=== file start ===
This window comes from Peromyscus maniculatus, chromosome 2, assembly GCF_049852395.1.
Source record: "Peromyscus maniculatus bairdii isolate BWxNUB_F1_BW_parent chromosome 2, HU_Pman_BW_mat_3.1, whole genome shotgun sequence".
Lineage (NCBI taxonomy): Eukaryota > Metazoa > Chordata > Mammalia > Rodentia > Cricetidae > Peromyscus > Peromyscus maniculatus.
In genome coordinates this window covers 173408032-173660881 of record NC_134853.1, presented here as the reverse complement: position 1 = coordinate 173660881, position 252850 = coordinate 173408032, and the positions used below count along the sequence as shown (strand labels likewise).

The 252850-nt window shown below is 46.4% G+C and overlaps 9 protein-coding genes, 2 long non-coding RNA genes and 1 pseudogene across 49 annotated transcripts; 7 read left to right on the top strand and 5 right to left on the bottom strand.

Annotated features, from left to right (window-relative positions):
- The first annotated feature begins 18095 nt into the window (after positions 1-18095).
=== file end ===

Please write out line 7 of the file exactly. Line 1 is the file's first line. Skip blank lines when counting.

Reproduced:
- The first annotated feature begins 18095 nt into the window (after positions 1-18095).